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Cultural Theology

Think for a second about Bible verses that have stuck with you in life. "Do unto others as you would have them do unto you", "The wages of sin is death", "For God so loved the world He gave his only Son", "God helps those who help themselves", "Everything happens for a reason", and so on. Often times we turn to Biblical words and sayings as a comfort food that nourish us and build up our faith and reliance on the church and on God. However, as my statements above show, we often don't realize how many of these words of comfort aren't actually biblical, nor are they words that we should be relying on. The last two quotes above aren't actually in the Bible, nor do they help us cope with difficulty through faithfulness. God doesn't promise us that if we help ourselves (whatever that means), then suddenly God will intervene and give us whatever nudge we need. And while many things do happen for reasons we can explain, there are events and problems that happen for reasons we could never comprehend or understand.

As more and more people have left churches, and fewer people in the church have diligently studied scripture and wrestled with their thoughts about God, the modern world has begun to adopt a cultural set of beliefs about God and about what it means to be a Christian. As a shortcut, we've accepted very un-biblical ideas about how we should behave, what we should believe, how we attain salvation, and how God works in the world. For instance, I grew up with a very specific vision of hell, filled with fire and brimstone, people burning in a permanent fire of which no one could ever return. Yet that entire description of hell came mostly from Dante's "Inferno", not from anywhere in the Bible. I was taught that as a child by well intentioned cultural Christians, who at best were misleading me, and at worst were trying to control my thoughts and what I came to believe about God.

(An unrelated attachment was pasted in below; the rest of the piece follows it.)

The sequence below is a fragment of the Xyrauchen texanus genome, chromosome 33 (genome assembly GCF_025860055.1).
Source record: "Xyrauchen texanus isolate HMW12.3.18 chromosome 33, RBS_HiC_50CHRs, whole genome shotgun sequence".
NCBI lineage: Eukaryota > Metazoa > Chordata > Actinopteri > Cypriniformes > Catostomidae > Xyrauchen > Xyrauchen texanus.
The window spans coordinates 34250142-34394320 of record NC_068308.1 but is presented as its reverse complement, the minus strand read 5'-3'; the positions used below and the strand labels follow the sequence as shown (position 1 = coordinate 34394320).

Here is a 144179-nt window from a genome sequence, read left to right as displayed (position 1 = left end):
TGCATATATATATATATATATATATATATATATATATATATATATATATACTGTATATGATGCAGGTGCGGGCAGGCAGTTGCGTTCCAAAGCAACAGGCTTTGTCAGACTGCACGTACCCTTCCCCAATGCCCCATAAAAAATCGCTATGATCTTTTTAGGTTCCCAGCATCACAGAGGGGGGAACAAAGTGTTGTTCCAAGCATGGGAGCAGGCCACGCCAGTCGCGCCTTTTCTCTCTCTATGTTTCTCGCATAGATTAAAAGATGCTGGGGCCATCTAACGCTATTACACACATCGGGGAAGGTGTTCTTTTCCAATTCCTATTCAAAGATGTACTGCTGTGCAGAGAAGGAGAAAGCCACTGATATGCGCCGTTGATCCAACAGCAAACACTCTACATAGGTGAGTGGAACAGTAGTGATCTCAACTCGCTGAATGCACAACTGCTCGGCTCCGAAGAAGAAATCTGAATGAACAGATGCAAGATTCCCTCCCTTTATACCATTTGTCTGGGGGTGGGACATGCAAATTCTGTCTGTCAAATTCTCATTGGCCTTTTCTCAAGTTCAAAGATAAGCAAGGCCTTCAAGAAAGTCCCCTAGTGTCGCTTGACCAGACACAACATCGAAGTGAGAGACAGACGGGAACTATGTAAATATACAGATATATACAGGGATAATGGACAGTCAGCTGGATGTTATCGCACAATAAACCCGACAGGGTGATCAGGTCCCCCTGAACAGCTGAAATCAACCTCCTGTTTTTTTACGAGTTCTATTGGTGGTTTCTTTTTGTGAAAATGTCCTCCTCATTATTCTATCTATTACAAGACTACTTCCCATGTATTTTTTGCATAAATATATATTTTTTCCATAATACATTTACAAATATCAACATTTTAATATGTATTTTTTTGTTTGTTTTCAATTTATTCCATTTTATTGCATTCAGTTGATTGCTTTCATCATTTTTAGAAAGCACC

Many people believe they understand the book of Revelation and how the end times will occur; filled with plagues, an anti-Christ, a global war in the Middle East, and other "signs" that we should be on the lookout for. Unfortunately (or fortunately for our sake), none of that is an accurate description or interpretation of the Bible. Most of those stories and predictions came from the "Left Behind" series, a massively popular fiction book series in the 190's and 2000's by Tim LaHaye and Jerry Jenkins. I've found this book series in every church library I've ever visited, and I would guess that just as many people have read that entire series as have actually read through the entire Bible.

We have to be careful about our use of cultural Christian beliefs and ideas, because often times they are a form of idol worship and false belief. It is easier to accept a comfortable truth from people in our community, than the the uncomfortable Truth of the Gospel. I've seen and heard enough from pastors to know that we often will sugar coat, soften, or at worst, flat out misinform many of the messages of the Bible, because we don't want to offend, drive off, or even make slightly uncomfortable, the people in the pews.

But the Gospel is uncomfortable. The message of Jesus should often make us stir in our seats. The Bible shouldn't just confront us with evil in other people's hearts, but in our own hearts. Jesus was hated by far more people than he was loved by. He promised that his message would make people hate his followers. It would call people away from their cultural worship and into a completely different way of living. A way that calls us away from our desires and comforts, and into a place where we live a deeper, more purposeful life. A way that doesn't conform to our communities, our nation, or even the world at large. That message is a harsh one, which is why we often don't want to go deeper, don't want that transformation, and don't want to give up the shortcuts of cultural belief that we've so easily accepted.

But when was the last time your beliefs were cut sharply because of the Word of God? When was the last time you were offended by the Gospel? When was the last time someone challenged you to put God over nation, over community, over friends and even family? When was the last time you opened the Bible and saw your own sins laid bare within it, and a challenge to truly seek repentance for them? If you haven't, I challenge you dive deeper. I challenge you to open your Bible, gather as groups, wrestle deeply, and seek the hard lessons within. Don't be quick to grasp easy answers, because nothing about our beliefs and the work of God in the world is easy to understand. And don't worry, as the Bible says "God won't give you more than you can handle." Just kidding, it doesn't say that. It never has. Amen

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